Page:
Do I Have to Hire Someone Because They Are Pregnant?

Picture this: You hire an employee who seems to be a perfect fit for your team. You formally offer her the job, train her up, and her first week goes swimmingly. Then, just as she’s starting to gel with you and the rest of your employees, she drops a bombshell: your new employee is pregnant, and she’s expecting to deliver in just a few months. Do you still have to keep her on board?

It’s a question that comes into the Solution Center more than you might think. Admittedly, it can be stressful to hire someone new only to find out that they will almost immediately be taking a leave of absence from work. 

On top of the burden of being short handed while that employee is on leave, before that leave period begins there may be a need to allow for additional accommodations if your new employee experiences severe morning sickness, is concerned about working with hazardous substances like nitrous or x-rays, or is otherwise temporarily disabled by her pregnancy.

Despite this potential burden on your business, it’s a very bad idea to deny someone a job because you found out they are pregnant. Here’s why:

Pregnancy Discrimination Is Against the Law

Discrimination against a pregnant employee is illegal under the Pregnancy Discrimination Act (PDA) of 1978 and this law applies to all steps in the employment process, including hiring.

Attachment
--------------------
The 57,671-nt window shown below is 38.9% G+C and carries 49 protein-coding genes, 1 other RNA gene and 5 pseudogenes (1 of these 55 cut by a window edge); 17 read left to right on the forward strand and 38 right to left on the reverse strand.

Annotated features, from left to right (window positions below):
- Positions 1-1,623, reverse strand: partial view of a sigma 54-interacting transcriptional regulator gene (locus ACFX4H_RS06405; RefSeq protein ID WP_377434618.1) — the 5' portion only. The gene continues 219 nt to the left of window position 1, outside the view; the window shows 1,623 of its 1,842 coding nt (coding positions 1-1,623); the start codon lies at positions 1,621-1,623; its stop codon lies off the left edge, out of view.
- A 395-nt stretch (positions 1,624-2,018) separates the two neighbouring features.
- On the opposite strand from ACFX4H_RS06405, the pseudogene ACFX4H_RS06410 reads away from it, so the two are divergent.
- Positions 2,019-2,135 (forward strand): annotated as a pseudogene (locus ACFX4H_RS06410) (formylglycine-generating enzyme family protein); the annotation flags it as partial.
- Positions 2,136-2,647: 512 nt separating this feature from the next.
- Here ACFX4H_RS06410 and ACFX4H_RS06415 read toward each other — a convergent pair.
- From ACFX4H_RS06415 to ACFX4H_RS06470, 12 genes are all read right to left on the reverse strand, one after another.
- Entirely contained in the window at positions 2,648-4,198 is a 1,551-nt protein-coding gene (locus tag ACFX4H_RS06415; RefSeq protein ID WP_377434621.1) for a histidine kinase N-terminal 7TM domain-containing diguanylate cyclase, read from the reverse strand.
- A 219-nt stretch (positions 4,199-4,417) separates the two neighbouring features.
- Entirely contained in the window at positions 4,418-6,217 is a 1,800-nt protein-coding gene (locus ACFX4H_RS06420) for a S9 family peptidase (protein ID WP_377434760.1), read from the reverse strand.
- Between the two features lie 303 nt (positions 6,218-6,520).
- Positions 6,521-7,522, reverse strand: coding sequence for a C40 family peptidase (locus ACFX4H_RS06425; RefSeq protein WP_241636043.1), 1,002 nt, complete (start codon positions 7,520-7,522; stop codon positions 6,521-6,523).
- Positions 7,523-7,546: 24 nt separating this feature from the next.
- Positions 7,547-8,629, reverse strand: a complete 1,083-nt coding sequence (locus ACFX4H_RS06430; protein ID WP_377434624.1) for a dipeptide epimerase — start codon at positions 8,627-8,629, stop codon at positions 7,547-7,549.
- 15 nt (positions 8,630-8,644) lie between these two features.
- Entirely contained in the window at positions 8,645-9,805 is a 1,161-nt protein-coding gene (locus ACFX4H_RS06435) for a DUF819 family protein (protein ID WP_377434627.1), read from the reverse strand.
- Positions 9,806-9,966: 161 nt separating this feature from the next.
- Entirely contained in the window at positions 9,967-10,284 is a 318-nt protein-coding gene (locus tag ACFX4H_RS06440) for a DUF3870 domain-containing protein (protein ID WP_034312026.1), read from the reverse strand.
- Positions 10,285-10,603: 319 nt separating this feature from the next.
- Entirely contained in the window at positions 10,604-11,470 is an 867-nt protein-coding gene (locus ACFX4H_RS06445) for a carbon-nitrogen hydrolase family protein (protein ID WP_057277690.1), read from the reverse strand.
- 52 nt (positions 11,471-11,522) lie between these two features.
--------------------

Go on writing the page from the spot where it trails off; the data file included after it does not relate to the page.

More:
Under that law, it is not an employee’s — or for that matter, an applicant’s — responsibility to let their employer know they are pregnant. And looking for a job is hard enough, so an applicant isn’t likely to raise a topic that they fear might bar them from getting the job. For your part as an employer, it’s also important to know that their right to withhold that information is legally protected

The only time an employee should (not must) let an employer know that they are pregnant is when the pregnancy is going to affect their work and will therefore require them to request an accommodation or maternity leave.

Though you might be tempted to preempt a request for accommodation by removing pregnant employees from duties that could potentially put them or their unborn child at risk, it is actually not okay for an employer to take job duties away from an employee as a result of pregnancy. What you can do is let your employee know about the potential for exposure to hazardous substances, and then allow them to request an accommodation (such as alternative job duties or additional breaks for the duration of their pregnancy) should they desire one.

If you find yourself thinking something like, “Had I known she was pregnant I wouldn’t have hired her,” stop short of saying it out loud — doing so is akin to admitting to using discriminatory hiring practices.

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Your State or Locality Might Offer Additional Protections to Pregnant Employees Not Covered by the PDA

Many state and local laws extend the requirements of the PDA to smaller employers, including businesses with just one employee. Even if your business is not subject to the requirements of the PDA (which applies to employers with fifteen or more employees), there’s a chance that those protections are offered to pregnant employees at the state, county, or city level.

Even if there is no protection offered specifically to pregnant employees where your business operates, those protections could fall under other state or local statutes, including laws regarding sex discrimination, age discrimination, or family medical leave.